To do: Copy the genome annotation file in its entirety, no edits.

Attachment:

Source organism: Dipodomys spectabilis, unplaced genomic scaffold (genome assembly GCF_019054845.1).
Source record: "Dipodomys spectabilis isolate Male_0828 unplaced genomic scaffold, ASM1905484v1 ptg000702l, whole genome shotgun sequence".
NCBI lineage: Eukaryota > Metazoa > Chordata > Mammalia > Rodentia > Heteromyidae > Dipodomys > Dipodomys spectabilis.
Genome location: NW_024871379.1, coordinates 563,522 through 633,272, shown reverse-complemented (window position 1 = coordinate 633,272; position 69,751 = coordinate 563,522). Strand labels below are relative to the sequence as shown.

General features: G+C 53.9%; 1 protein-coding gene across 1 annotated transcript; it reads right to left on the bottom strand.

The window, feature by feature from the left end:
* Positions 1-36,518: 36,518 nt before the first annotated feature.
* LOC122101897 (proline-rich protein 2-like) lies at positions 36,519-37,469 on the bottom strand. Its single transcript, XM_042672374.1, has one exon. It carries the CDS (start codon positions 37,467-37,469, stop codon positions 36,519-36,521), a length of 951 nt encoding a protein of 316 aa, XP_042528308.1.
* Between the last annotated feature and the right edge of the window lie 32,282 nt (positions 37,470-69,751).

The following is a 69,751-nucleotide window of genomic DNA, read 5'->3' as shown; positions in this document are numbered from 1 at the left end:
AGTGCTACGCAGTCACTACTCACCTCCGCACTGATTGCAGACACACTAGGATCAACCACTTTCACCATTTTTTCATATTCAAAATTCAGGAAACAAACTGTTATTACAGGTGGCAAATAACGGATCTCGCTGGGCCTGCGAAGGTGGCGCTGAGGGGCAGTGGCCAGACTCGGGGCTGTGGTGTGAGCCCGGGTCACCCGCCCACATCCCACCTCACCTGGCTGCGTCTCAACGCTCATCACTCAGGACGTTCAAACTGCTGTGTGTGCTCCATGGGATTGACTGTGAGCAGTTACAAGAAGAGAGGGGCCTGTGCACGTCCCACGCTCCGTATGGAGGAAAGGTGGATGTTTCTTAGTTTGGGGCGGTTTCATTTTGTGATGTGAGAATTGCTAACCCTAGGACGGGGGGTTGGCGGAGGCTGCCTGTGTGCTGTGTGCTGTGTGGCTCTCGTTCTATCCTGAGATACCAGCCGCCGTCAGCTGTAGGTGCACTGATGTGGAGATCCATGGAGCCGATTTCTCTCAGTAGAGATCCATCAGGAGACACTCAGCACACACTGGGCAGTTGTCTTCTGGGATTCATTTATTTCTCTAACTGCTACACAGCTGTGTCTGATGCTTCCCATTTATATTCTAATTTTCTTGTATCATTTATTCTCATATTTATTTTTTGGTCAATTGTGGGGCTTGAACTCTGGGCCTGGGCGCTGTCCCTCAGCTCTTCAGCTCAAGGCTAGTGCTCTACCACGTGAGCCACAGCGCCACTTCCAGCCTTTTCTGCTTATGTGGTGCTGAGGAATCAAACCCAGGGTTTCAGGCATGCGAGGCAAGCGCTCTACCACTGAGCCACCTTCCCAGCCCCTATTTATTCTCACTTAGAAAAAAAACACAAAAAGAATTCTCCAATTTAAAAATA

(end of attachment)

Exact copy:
Source organism: Dipodomys spectabilis, unplaced genomic scaffold (genome assembly GCF_019054845.1).
Source record: "Dipodomys spectabilis isolate Male_0828 unplaced genomic scaffold, ASM1905484v1 ptg000702l, whole genome shotgun sequence".
NCBI lineage: Eukaryota > Metazoa > Chordata > Mammalia > Rodentia > Heteromyidae > Dipodomys > Dipodomys spectabilis.
Genome location: NW_024871379.1, coordinates 563,522 through 633,272, shown reverse-complemented (window position 1 = coordinate 633,272; position 69,751 = coordinate 563,522). Strand labels below are relative to the sequence as shown.

General features: G+C 53.9%; 1 protein-coding gene across 1 annotated transcript; it reads right to left on the bottom strand.

The window, feature by feature from the left end:
* Positions 1-36,518: 36,518 nt before the first annotated feature.
* LOC122101897 (proline-rich protein 2-like) lies at positions 36,519-37,469 on the bottom strand. Its single transcript, XM_042672374.1, has one exon. It carries the CDS (start codon positions 37,467-37,469, stop codon positions 36,519-36,521), a length of 951 nt encoding a protein of 316 aa, XP_042528308.1.
* Between the last annotated feature and the right edge of the window lie 32,282 nt (positions 37,470-69,751).

The following is a 69,751-nucleotide window of genomic DNA, read 5'->3' as shown; positions in this document are numbered from 1 at the left end:
AGTGCTACGCAGTCACTACTCACCTCCGCACTGATTGCAGACACACTAGGATCAACCACTTTCACCATTTTTTCATATTCAAAATTCAGGAAACAAACTGTTATTACAGGTGGCAAATAACGGATCTCGCTGGGCCTGCGAAGGTGGCGCTGAGGGGCAGTGGCCAGACTCGGGGCTGTGGTGTGAGCCCGGGTCACCCGCCCACATCCCACCTCACCTGGCTGCGTCTCAACGCTCATCACTCAGGACGTTCAAACTGCTGTGTGTGCTCCATGGGATTGACTGTGAGCAGTTACAAGAAGAGAGGGGCCTGTGCACGTCCCACGCTCCGTATGGAGGAAAGGTGGATGTTTCTTAGTTTGGGGCGGTTTCATTTTGTGATGTGAGAATTGCTAACCCTAGGACGGGGGGTTGGCGGAGGCTGCCTGTGTGCTGTGTGCTGTGTGGCTCTCGTTCTATCCTGAGATACCAGCCGCCGTCAGCTGTAGGTGCACTGATGTGGAGATCCATGGAGCCGATTTCTCTCAGTAGAGATCCATCAGGAGACACTCAGCACACACTGGGCAGTTGTCTTCTGGGATTCATTTATTTCTCTAACTGCTACACAGCTGTGTCTGATGCTTCCCATTTATATTCTAATTTTCTTGTATCATTTATTCTCATATTTATTTTTTGGTCAATTGTGGGGCTTGAACTCTGGGCCTGGGCGCTGTCCCTCAGCTCTTCAGCTCAAGGCTAGTGCTCTACCACGTGAGCCACAGCGCCACTTCCAGCCTTTTCTGCTTATGTGGTGCTGAGGAATCAAACCCAGGGTTTCAGGCATGCGAGGCAAGCGCTCTACCACTGAGCCACCTTCCCAGCCCCTATTTATTCTCACTTAGAAAAAAAACACAAAAAGAATTCTCCAATTTAAAAATA